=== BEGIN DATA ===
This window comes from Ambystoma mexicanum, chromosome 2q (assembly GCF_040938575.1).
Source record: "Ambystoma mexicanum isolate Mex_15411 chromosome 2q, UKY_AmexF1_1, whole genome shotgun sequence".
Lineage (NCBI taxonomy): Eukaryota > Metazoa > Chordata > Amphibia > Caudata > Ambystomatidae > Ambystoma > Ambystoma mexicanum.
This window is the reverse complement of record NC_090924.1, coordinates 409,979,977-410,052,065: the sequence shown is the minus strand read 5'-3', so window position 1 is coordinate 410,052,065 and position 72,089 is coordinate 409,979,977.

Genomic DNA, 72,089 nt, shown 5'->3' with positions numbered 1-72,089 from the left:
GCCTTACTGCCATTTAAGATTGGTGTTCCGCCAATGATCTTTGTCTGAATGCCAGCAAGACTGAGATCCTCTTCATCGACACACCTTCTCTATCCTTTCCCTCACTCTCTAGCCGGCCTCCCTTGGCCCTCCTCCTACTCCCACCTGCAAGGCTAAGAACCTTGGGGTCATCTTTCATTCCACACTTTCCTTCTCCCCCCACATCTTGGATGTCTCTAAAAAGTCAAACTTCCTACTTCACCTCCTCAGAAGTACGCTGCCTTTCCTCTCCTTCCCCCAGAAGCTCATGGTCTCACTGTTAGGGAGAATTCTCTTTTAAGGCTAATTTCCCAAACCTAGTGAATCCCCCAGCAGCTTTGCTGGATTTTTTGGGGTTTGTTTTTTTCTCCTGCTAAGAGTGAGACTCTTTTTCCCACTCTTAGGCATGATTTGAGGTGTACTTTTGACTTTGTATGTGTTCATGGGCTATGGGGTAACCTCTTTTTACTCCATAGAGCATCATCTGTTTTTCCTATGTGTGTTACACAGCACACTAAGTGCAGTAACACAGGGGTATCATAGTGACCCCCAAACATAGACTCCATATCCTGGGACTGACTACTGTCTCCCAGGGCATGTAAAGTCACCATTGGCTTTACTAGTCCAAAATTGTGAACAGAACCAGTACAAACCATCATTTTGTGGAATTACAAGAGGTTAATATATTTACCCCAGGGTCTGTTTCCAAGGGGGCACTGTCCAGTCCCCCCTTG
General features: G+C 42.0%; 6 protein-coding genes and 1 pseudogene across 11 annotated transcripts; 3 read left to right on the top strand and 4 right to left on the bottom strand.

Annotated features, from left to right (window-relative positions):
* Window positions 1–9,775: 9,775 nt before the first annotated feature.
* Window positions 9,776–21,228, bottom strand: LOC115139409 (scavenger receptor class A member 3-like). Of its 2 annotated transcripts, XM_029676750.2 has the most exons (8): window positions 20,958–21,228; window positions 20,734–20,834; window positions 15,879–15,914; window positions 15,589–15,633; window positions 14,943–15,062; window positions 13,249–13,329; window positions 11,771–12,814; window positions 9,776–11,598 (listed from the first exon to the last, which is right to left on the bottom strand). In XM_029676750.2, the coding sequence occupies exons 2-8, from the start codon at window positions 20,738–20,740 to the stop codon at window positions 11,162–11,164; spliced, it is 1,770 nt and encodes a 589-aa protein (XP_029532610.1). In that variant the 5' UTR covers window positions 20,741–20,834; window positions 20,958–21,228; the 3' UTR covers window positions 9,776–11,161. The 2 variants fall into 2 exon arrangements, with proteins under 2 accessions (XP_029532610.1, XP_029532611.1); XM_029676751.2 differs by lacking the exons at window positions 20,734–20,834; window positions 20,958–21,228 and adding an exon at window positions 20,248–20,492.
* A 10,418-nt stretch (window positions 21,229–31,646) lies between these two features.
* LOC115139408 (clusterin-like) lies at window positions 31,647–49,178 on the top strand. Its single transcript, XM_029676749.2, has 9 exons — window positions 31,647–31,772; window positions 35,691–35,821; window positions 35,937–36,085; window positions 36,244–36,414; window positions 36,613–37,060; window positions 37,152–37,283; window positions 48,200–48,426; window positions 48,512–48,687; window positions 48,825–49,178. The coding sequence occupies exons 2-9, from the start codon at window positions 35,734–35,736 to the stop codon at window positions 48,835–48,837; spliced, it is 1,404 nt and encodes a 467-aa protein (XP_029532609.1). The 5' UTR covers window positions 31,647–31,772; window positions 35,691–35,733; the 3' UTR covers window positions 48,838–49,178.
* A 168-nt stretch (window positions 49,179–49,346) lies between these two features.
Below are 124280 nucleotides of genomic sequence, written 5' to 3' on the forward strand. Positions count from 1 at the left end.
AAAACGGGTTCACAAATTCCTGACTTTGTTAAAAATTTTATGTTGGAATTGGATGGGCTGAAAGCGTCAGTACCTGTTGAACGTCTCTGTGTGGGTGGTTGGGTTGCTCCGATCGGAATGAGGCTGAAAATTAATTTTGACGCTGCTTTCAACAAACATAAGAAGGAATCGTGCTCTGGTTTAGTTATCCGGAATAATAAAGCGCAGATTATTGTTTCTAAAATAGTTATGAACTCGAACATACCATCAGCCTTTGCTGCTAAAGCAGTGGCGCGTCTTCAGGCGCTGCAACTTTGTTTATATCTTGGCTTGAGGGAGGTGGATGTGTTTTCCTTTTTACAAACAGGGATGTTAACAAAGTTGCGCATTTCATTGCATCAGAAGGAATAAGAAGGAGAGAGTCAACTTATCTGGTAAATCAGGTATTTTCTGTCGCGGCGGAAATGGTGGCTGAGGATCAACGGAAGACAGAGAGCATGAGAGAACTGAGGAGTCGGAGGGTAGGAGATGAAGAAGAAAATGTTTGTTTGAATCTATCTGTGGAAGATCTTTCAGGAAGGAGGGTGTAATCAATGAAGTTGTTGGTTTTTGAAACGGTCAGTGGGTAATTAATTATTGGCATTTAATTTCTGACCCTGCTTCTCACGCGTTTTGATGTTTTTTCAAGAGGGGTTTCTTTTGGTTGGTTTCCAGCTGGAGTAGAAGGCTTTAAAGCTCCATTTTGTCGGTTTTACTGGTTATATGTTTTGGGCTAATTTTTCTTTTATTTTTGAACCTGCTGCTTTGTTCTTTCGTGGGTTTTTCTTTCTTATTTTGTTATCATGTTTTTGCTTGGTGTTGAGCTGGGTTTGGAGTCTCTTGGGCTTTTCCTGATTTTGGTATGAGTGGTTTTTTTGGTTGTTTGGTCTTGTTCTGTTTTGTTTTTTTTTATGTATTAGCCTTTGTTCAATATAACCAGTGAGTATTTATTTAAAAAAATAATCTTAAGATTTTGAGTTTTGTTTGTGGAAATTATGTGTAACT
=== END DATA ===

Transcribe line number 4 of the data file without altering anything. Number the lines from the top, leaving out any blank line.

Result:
This window is the reverse complement of record NC_090924.1, coordinates 409,979,977-410,052,065: the sequence shown is the minus strand read 5'-3', so window position 1 is coordinate 410,052,065 and position 72,089 is coordinate 409,979,977.